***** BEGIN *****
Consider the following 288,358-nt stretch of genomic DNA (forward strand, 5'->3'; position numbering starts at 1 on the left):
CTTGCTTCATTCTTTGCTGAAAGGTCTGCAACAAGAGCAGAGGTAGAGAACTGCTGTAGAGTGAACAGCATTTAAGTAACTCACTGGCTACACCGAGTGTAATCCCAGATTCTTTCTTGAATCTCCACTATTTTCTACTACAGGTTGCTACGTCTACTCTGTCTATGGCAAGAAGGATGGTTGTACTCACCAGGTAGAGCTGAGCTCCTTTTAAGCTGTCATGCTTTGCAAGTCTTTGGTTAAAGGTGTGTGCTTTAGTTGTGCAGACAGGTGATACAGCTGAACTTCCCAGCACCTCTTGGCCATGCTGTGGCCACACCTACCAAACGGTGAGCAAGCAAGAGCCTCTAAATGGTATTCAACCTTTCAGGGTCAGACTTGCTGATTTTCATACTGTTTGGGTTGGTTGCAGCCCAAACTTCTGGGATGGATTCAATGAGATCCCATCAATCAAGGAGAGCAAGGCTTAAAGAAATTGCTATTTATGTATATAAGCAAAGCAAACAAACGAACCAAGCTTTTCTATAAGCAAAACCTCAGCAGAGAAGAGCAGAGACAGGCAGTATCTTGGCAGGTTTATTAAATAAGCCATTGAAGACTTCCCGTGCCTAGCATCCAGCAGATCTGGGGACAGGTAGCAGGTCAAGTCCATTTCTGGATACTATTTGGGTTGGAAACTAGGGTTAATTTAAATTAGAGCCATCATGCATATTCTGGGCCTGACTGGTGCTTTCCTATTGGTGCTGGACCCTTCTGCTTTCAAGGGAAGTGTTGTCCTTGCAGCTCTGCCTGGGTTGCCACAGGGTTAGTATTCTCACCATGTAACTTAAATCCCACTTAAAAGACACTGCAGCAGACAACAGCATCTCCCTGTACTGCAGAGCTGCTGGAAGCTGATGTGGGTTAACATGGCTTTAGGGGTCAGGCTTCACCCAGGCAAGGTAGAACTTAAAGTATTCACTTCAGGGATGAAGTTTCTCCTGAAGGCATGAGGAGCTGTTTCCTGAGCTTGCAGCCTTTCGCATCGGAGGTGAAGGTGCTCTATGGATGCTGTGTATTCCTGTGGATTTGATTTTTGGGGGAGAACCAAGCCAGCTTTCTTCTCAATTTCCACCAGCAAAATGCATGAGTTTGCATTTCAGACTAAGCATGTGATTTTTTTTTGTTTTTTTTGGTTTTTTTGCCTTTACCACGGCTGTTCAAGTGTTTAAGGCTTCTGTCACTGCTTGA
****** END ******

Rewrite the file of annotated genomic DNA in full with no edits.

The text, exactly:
Consider the following 288,358-nt stretch of genomic DNA (forward strand, 5'->3'; position numbering starts at 1 on the left):
CTTGCTTCATTCTTTGCTGAAAGGTCTGCAACAAGAGCAGAGGTAGAGAACTGCTGTAGAGTGAACAGCATTTAAGTAACTCACTGGCTACACCGAGTGTAATCCCAGATTCTTTCTTGAATCTCCACTATTTTCTACTACAGGTTGCTACGTCTACTCTGTCTATGGCAAGAAGGATGGTTGTACTCACCAGGTAGAGCTGAGCTCCTTTTAAGCTGTCATGCTTTGCAAGTCTTTGGTTAAAGGTGTGTGCTTTAGTTGTGCAGACAGGTGATACAGCTGAACTTCCCAGCACCTCTTGGCCATGCTGTGGCCACACCTACCAAACGGTGAGCAAGCAAGAGCCTCTAAATGGTATTCAACCTTTCAGGGTCAGACTTGCTGATTTTCATACTGTTTGGGTTGGTTGCAGCCCAAACTTCTGGGATGGATTCAATGAGATCCCATCAATCAAGGAGAGCAAGGCTTAAAGAAATTGCTATTTATGTATATAAGCAAAGCAAACAAACGAACCAAGCTTTTCTATAAGCAAAACCTCAGCAGAGAAGAGCAGAGACAGGCAGTATCTTGGCAGGTTTATTAAATAAGCCATTGAAGACTTCCCGTGCCTAGCATCCAGCAGATCTGGGGACAGGTAGCAGGTCAAGTCCATTTCTGGATACTATTTGGGTTGGAAACTAGGGTTAATTTAAATTAGAGCCATCATGCATATTCTGGGCCTGACTGGTGCTTTCCTATTGGTGCTGGACCCTTCTGCTTTCAAGGGAAGTGTTGTCCTTGCAGCTCTGCCTGGGTTGCCACAGGGTTAGTATTCTCACCATGTAACTTAAATCCCACTTAAAAGACACTGCAGCAGACAACAGCATCTCCCTGTACTGCAGAGCTGCTGGAAGCTGATGTGGGTTAACATGGCTTTAGGGGTCAGGCTTCACCCAGGCAAGGTAGAACTTAAAGTATTCACTTCAGGGATGAAGTTTCTCCTGAAGGCATGAGGAGCTGTTTCCTGAGCTTGCAGCCTTTCGCATCGGAGGTGAAGGTGCTCTATGGATGCTGTGTATTCCTGTGGATTTGATTTTTGGGGGAGAACCAAGCCAGCTTTCTTCTCAATTTCCACCAGCAAAATGCATGAGTTTGCATTTCAGACTAAGCATGTGATTTTTTTTTGTTTTTTTTGGTTTTTTTGCCTTTACCACGGCTGTTCAAGTGTTTAAGGCTTCTGTCACTGCTTGA